It’s been said novelists have been driven mad trying to move characters from one room to the next. Spatial arrangements are often not our forte. But stories are deeply rooted in settings. In fact, place holds a key role in fiction. Try to imagine Willa Cather’s novels without the Great Plains, John Steinbeck without California’s Central Valley, or Lisa See without China. It’s impossible. Settings become a character as much as flesh and blood people.
As a native San Franciscan, I’m familiar with the city and many of the landmarks on Treasure Island, where I’ve set my newest historical novel, Beautiful Illusion. At one point in the research, my eyes glazed over from scouring books and websites, and still I couldn’t visualize a crucial setting—the site of the former newsroom of the iconic Hearst Building. Here reporters, copyboys, and editors hammered out the highly popular Examiner from 1937 to the middle of the 20th century managed by the media mogul William Randolph Hearst.
In my youth, I had stood on the bustling corner of 3rd and Market waiting for Muni buses and gazed at the building studded with twenty cast bronze mythical animals situated above the door. But getting past the lobby today is off-limits. There was only one thing to do. I found the phone number of the property manager and dialed the number.
On the second ring, a voice answered. “Hello, Brennan Zerbe.”
I jumped to my feet and jammed the phone against my ear. “Hi, Mr. Zerbe. I’m writing a historical novel set in San Francisco in 1939. One of my main characters is a newspaper reporter at the Examiner.” The words can’t come fast enough.
“Come in and I’ll give you a tour.”
“When are you available?”
Three days later, I walked through the doors of the Hearst Building, clutching a notebook. Julia Morgan’s 1937 remodel of the façade and gold lobby is a stunning Art-Deco gem. Instantly, I inhabited my protagonist, Lily, imagining both her fear and determination to land a job. Riding the gold-toned elevator, I absorbed every period detail, including a dial phone with a little seat. The elevator door opened into a sumptuous wood-paneled office. The secretary looked up.
“I have an appointment.”
“How do you do?”
The tall, dark-haired Mr. Zerbe holds out his hand. “Please come in. Have a seat and tell me more about your book.”
While we chatted, he pulled out historic photos and laid them on his ornate desk as I oohed and aahed.
He copied all of them, slid each one into an envelope, and handed it to me.
“Sounds like you’ve got an interesting story. Let me show you around.”
He led me down a hallway into a conference room.
“Back in the day, this was WR’s office.” We stopped in front of framed black and white photos on the wall. I recognized the images of the Hearst Castle in San Simeon and Wyntoon, a private Hearst estate in Siskiyou County. I was in the inner sanctum of one of California’s pioneer families. The smell of prestige, power, and influence hung in the air.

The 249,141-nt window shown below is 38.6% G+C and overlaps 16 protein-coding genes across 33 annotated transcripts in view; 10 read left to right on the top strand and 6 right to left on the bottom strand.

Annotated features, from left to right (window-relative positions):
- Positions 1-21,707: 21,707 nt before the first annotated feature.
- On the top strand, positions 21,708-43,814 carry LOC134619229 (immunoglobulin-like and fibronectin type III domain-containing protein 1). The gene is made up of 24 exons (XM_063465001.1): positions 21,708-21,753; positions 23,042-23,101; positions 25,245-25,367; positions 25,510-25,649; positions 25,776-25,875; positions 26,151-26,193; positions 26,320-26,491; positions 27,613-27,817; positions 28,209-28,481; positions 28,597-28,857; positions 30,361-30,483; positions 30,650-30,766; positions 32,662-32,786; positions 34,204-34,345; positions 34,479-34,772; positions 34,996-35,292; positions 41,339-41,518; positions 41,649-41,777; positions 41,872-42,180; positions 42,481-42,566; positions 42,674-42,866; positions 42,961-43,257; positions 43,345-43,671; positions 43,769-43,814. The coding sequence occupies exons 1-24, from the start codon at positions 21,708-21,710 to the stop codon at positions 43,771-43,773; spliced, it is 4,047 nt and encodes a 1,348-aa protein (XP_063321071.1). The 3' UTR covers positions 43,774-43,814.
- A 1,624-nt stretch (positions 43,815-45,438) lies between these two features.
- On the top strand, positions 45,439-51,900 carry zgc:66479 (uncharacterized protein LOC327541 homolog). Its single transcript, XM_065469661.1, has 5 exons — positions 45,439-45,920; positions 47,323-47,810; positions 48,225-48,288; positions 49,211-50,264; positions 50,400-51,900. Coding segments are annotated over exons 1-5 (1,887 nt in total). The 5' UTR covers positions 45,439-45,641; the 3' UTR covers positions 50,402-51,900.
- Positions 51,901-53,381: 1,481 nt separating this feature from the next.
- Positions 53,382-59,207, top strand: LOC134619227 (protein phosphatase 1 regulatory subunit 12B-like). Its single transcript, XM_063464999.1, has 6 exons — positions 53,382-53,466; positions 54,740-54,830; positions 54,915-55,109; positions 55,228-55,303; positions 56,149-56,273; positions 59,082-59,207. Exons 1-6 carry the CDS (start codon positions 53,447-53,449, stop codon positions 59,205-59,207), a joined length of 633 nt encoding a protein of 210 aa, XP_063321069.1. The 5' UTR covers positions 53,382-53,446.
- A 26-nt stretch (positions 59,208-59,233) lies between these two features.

“Let’s go down to the fifth floor, which was originally occupied by the newsroom.” He took out a ring of keys, and in minutes we step into a curved hallway flanked by doors on either side. We walked the circumference of the hallway.
“Originally this floor was wide open with the exception of a few offices and lavatories. Now every door along the hallway opens into a small private space. We have tenants of every stripe—writers, researchers, dreamers, you name it.”
My mind raced. I mentally concocted a scene in which Lily steps out of the elevator smack into the open newsroom.
Mr. Zerbe interrupted my reverie. “Would you like to see where the presses operated?”
“Of course,” I said, furiously jotting down notes.
This time we took the freight elevator that slowly rumbled and creaked down into the bowels of the building. As the door opened, dim light exposed an underground cavern.
He moved into the center of the space; I was barely able to see him reach up and pull an overhead chain. Suddenly, twenty-five-foot concrete walls spattered with black ink flared into view.
“Watch your step,” he cautioned.
I moved into a cold subterranean labyrinth toward Mr. Zerbe, who led me along partitioned areas. The smell of ink was still sharp, and every surface was pocked and stained.
“The presses are long gone, but back in the day, rolls of paper as heavy as cars came through a tunnel under Stevenson St. and were loaded onto the presses. It was backbreaking, precision work, and the sound was deafening.”
He stopped at the end of a corridor. “I’ve got one more thing to show you.”
As he unlocked and opened a door, I was speechless. It’s as if we were in a Hollywood set of a 30’s nightclub replete with pool tables, a curved bar, a stage draped with red velvet curtains, a dance floor, and tiny tables scattered around it.
“Welcome to Local Edition.”
“Is this real?”
“Real and open for business. The entry is on Market Street. A friend of mine had an idea to open a bar, and he pulled it off.”
Along one wall, glass-fronted cabinets displayed clippings of vintage Examiner editions. Typewriters were suspended from the ceiling—a typewriter my character Lily would have used.
We said goodbye in the lobby, Mr. Zerbe, keeper of the keys to the kingdom. I couldn’t thank him enough. I promised to bring him my published book. Not only did he give me a tour of the Hearst Building in which the mystery of the Examiner newsroom was unlocked, he gave me a sure sense of place so vital for my story. I hope my account inspires you to put yourself in your characters’ shoes. You can’t go wrong. Good luck!
Christie Nelson is a third-generation San Franciscan, longtime Marin resident, and the author of Woodacre, Dreaming Mill Valley, and My Moveable Feast. She lives in the 1880s brewmeister’s home of the San Rafael Brewery with her husband. She can be found on Facebook at CityGirlPublishing and at christienelson.com.